Additionally, under a third of businesses (31%) and charities (26%) have undertaken cybersecurity risk assessments in the past year.

Only 22% of businesses and 19% of charities have formal incident response plans, although this rises to 55% of medium and 73% of large businesses.

External reporting of breaches also remains uncommon, with just 34% of businesses reporting their most disruptive breach outside their organization. In many of these cases, the organization simply reports breaches to their external cybersecurity of IT providers and no-one else, the report noted.

Industry Reaction to the UK Government Breaches Survey

Responding to the survey, Del Heppenstall, Partner and Head of Cyber at KPMG, said it was unsurprising that phishing remains such a popular attack method for attackers, as it is cheap and can reach millions of people.

“Implementing security controls to prevent, detect and mitigate cyber threats and attacks, in addition to regular cybersecurity awareness training for employees, can dramatically reduce the success of these attacks," he advised.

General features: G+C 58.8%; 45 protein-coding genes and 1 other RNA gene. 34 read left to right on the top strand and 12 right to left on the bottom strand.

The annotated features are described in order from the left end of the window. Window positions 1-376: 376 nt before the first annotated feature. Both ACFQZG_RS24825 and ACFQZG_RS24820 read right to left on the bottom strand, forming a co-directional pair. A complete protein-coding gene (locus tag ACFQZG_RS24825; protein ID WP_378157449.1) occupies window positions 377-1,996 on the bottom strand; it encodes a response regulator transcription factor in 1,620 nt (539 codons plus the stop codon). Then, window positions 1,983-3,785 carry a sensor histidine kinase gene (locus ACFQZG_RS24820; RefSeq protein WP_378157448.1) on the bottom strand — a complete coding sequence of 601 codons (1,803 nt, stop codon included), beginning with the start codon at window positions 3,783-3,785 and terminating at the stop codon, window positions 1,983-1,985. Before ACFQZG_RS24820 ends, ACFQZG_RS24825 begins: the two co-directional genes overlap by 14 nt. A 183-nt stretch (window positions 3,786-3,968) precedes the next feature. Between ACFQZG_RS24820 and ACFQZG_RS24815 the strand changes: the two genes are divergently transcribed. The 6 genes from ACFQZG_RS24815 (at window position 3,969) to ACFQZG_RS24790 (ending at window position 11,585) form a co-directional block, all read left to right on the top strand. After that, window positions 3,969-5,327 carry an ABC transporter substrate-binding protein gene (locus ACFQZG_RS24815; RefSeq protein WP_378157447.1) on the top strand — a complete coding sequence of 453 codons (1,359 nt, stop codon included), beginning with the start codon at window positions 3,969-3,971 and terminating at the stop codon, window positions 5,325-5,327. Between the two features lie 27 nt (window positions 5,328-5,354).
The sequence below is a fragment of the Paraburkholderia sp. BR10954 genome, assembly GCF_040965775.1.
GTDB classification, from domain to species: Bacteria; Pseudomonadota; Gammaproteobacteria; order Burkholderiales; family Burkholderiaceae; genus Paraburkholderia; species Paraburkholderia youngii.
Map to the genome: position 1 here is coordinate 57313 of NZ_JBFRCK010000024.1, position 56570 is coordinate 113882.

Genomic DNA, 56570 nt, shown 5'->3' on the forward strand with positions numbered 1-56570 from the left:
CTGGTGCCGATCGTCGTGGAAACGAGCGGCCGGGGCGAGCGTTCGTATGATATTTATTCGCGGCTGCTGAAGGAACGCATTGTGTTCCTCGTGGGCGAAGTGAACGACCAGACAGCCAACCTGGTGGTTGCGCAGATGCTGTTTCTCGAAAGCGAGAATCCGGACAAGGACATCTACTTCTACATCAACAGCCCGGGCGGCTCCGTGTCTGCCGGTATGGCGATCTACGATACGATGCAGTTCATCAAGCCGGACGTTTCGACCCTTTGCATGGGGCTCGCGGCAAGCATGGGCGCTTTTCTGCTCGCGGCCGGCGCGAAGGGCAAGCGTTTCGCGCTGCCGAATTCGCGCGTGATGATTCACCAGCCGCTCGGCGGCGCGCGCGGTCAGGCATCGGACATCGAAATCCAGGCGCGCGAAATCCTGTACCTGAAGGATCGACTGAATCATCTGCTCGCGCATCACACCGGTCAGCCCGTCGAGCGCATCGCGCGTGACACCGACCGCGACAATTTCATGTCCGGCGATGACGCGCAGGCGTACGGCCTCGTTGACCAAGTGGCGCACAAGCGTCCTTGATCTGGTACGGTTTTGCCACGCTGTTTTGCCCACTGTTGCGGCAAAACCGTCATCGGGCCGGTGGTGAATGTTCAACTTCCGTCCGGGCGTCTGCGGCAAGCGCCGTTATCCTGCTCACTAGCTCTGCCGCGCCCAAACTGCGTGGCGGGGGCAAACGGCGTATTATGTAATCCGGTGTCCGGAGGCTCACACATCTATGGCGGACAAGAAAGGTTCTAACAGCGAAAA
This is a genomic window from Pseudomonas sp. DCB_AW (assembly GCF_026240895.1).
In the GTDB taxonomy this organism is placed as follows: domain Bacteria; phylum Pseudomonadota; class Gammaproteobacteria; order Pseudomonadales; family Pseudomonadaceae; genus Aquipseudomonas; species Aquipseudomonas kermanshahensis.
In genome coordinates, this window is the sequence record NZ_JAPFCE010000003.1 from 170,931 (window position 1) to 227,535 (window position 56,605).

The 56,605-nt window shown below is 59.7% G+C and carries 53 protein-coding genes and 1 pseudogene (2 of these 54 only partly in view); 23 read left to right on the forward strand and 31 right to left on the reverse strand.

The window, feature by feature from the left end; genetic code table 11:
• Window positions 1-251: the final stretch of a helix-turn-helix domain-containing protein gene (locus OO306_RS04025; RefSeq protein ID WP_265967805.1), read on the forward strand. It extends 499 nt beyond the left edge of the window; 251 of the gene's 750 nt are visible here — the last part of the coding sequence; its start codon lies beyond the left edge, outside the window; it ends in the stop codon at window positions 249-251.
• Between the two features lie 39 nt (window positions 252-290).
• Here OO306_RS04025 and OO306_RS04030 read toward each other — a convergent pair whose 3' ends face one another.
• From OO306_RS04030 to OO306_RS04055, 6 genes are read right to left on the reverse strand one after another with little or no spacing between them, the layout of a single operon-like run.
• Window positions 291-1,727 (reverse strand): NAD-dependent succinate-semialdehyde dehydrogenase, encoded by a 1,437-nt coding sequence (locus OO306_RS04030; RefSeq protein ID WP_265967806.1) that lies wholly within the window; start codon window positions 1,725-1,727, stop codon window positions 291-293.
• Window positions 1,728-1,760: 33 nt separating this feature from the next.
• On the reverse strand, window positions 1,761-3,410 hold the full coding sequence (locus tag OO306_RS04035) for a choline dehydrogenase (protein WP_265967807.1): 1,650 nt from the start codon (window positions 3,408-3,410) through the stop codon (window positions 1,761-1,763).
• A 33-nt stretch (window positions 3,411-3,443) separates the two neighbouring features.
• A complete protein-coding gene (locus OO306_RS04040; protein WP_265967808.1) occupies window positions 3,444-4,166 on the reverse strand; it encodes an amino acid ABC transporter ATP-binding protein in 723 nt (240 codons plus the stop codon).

Other experts discussed the substantial increase in cyber attacks and breaches in the past year. Dale Waterman, Solution Designer in Strategic Market Solutions at Diligent, said the scale of incidents highlights the importance of prioritizing compliance with the increasing range of cybersecurity regulations.

“Developments such as the EU's NIS2 Directive and Digital Operations Resilience Act (DORA) present an opportunity for UK businesses to raise the bar in relation to cyber risk management and digital resilience,” he noted.

Given the prevalence of supply chain attacks, Tom Henson, Managing Director at Emerge Digital, said it was concerning that such a small proportion of businesses review the risks posed by their immediate suppliers.

“A vast number of breaches which occur are caused by supply chain attacks, and gaining visibility of supplier risk should be a top priority for all businesses,” he outlined.

What’s hot on Infosecurity Magazine?